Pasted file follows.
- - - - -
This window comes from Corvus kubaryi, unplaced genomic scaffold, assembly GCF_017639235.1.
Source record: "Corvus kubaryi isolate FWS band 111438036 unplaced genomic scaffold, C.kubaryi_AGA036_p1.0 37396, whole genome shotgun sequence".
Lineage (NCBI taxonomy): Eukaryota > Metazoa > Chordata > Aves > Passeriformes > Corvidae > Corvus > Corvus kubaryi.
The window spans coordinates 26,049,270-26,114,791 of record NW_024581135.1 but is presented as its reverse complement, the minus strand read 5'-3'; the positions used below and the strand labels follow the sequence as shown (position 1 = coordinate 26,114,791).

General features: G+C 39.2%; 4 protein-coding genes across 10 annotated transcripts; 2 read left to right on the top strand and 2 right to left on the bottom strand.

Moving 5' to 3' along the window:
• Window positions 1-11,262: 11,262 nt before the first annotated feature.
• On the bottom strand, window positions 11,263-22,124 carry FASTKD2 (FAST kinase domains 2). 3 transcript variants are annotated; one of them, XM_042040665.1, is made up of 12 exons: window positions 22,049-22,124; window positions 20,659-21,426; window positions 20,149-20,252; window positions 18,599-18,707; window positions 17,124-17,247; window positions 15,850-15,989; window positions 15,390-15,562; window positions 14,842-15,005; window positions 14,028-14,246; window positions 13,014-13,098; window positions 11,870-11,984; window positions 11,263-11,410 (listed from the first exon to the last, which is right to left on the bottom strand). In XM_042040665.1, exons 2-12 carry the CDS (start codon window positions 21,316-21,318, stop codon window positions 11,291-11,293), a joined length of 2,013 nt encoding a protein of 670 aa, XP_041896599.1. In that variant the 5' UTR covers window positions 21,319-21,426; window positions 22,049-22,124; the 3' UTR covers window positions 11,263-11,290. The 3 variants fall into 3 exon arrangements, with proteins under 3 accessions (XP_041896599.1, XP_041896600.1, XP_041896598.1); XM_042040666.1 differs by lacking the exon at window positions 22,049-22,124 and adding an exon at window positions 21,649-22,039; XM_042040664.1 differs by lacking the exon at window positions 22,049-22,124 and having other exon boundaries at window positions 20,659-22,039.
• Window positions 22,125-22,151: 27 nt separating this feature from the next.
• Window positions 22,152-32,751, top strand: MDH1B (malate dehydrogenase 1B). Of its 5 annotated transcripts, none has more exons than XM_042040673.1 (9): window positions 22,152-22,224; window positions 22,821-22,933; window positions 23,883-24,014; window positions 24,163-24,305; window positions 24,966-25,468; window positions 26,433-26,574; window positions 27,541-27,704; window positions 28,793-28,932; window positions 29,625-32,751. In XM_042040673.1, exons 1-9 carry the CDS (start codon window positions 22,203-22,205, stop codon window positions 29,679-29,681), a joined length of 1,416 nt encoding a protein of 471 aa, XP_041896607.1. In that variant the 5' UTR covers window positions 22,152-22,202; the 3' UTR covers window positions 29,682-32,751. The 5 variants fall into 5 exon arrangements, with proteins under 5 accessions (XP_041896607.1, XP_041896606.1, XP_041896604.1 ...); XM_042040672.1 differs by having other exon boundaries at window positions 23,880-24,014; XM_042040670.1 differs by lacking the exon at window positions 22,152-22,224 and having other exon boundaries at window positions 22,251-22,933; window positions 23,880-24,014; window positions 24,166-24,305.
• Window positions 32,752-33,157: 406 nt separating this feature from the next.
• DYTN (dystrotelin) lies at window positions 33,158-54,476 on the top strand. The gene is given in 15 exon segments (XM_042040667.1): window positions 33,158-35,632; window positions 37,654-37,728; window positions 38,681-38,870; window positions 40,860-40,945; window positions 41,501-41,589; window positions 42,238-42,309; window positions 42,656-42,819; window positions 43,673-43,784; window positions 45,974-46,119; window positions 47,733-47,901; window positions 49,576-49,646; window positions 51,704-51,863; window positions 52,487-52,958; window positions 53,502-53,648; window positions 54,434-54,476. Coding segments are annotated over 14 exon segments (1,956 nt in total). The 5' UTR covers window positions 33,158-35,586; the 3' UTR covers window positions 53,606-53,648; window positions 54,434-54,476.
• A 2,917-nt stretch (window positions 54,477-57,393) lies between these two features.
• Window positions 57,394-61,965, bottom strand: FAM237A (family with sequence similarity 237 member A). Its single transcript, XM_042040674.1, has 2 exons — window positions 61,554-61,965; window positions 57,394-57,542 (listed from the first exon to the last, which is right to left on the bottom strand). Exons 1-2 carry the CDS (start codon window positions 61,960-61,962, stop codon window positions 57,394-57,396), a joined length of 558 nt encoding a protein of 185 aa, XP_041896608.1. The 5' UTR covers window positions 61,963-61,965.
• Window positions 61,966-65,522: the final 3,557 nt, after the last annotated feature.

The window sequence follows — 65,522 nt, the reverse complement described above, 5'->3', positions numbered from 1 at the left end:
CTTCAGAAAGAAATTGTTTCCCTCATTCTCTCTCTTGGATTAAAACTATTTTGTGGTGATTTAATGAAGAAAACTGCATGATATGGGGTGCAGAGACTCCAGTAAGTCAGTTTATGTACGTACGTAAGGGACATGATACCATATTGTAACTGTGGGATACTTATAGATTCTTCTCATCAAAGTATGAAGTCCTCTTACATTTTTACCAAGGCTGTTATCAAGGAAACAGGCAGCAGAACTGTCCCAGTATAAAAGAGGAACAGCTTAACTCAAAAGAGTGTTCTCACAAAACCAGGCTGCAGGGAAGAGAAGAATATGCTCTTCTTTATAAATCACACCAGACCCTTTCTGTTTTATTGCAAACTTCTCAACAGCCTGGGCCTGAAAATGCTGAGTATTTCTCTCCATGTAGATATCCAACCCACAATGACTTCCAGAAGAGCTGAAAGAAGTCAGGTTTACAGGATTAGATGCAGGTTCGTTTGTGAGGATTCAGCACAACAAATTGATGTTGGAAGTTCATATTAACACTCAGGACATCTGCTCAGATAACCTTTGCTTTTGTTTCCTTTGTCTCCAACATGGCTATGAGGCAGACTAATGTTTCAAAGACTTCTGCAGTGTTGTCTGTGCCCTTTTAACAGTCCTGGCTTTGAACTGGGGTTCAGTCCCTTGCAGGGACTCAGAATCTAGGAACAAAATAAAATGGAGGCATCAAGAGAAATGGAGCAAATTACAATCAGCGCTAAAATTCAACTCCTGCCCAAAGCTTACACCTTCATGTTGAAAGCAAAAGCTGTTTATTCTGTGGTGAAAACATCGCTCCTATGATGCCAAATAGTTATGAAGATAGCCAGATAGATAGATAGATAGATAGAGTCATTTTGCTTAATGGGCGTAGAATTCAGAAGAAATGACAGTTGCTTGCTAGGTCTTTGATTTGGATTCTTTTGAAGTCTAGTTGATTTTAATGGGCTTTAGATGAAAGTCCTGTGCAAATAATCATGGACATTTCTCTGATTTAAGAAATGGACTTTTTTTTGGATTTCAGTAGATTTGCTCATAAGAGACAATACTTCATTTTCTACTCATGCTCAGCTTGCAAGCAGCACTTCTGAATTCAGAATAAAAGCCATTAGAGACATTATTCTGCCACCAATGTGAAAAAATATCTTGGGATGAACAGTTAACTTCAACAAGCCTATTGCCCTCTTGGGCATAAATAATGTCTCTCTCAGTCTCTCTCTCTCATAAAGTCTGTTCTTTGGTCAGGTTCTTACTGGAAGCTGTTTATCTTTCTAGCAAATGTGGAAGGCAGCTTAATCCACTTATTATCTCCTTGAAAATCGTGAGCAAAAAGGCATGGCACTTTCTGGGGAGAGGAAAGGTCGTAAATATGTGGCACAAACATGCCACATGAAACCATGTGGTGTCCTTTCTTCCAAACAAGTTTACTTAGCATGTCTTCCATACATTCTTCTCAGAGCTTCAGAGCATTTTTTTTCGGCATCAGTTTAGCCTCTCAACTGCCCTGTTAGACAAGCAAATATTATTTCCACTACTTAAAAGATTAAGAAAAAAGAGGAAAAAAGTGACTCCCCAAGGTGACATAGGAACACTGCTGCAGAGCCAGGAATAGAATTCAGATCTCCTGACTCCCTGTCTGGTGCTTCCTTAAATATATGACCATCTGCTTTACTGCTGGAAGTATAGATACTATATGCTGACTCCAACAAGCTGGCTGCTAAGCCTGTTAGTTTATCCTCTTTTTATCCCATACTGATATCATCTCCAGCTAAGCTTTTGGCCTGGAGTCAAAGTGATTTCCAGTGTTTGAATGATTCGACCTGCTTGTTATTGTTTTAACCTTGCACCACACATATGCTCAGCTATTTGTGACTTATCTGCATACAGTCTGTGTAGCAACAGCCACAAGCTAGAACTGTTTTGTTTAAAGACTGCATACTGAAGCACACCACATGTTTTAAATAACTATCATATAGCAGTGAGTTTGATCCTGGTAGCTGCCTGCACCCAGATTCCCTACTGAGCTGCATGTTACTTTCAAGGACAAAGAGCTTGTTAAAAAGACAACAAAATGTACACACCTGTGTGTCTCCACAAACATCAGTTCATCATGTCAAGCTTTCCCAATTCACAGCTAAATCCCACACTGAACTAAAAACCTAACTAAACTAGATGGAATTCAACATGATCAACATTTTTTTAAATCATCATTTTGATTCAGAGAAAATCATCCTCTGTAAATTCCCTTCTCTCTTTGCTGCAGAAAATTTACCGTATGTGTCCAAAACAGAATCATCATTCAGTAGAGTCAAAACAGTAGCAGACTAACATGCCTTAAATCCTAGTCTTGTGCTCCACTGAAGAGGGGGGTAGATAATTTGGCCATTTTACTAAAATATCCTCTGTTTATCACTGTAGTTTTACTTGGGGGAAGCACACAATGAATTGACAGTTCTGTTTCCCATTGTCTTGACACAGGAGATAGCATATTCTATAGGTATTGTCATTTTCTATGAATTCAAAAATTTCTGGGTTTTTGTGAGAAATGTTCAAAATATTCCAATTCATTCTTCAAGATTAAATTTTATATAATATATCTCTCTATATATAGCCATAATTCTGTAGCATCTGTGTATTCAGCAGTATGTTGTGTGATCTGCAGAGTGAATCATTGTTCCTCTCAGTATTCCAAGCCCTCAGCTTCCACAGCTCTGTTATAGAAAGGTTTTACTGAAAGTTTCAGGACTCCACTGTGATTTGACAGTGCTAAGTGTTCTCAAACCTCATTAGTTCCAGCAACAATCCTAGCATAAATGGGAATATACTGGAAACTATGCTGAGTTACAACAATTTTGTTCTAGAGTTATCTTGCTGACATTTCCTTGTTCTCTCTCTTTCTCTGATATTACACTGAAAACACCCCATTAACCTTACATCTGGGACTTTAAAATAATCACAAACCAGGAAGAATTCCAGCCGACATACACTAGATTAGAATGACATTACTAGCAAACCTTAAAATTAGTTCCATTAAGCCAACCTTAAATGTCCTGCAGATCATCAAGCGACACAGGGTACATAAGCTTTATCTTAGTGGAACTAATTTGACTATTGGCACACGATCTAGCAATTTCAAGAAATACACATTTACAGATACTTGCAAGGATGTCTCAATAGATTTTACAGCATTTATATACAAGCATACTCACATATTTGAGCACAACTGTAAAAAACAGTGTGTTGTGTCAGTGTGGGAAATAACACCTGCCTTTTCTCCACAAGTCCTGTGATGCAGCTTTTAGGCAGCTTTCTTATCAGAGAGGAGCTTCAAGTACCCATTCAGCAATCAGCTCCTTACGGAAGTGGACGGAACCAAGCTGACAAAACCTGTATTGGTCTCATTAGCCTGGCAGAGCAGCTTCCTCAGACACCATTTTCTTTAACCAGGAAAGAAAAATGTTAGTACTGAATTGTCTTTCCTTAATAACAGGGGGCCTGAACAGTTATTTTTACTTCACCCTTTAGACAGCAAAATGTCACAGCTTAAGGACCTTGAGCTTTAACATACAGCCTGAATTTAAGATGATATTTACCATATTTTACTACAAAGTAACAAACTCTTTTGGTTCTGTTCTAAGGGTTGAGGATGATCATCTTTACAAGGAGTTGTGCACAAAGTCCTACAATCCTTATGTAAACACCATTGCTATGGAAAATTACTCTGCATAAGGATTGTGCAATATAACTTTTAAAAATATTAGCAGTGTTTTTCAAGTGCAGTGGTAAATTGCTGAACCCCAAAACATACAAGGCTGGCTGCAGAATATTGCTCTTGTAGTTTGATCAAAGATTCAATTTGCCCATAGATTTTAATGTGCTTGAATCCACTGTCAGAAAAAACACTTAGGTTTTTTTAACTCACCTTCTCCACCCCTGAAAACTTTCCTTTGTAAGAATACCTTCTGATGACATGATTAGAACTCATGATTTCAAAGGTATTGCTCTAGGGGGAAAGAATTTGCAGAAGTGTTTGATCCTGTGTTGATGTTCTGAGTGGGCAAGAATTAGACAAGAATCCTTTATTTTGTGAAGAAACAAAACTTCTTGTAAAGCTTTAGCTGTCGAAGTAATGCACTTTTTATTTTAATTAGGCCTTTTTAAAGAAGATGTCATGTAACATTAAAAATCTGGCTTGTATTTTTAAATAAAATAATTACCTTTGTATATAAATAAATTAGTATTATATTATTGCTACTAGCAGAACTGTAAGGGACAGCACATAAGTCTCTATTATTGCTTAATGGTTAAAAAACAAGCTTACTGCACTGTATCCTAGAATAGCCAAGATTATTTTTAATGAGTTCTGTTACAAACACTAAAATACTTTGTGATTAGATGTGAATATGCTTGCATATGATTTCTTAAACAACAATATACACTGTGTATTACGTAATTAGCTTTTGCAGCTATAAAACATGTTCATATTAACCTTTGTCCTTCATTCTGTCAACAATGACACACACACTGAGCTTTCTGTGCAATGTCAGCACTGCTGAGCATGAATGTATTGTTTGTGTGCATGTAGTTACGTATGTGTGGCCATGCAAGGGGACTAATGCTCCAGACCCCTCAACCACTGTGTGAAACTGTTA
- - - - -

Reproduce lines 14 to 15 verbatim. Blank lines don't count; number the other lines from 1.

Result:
• Window positions 57,394-61,965, bottom strand: FAM237A (family with sequence similarity 237 member A). Its single transcript, XM_042040674.1, has 2 exons — window positions 61,554-61,965; window positions 57,394-57,542 (listed from the first exon to the last, which is right to left on the bottom strand). Exons 1-2 carry the CDS (start codon window positions 61,960-61,962, stop codon window positions 57,394-57,396), a joined length of 558 nt encoding a protein of 185 aa, XP_041896608.1. The 5' UTR covers window positions 61,963-61,965.
• Window positions 61,966-65,522: the final 3,557 nt, after the last annotated feature.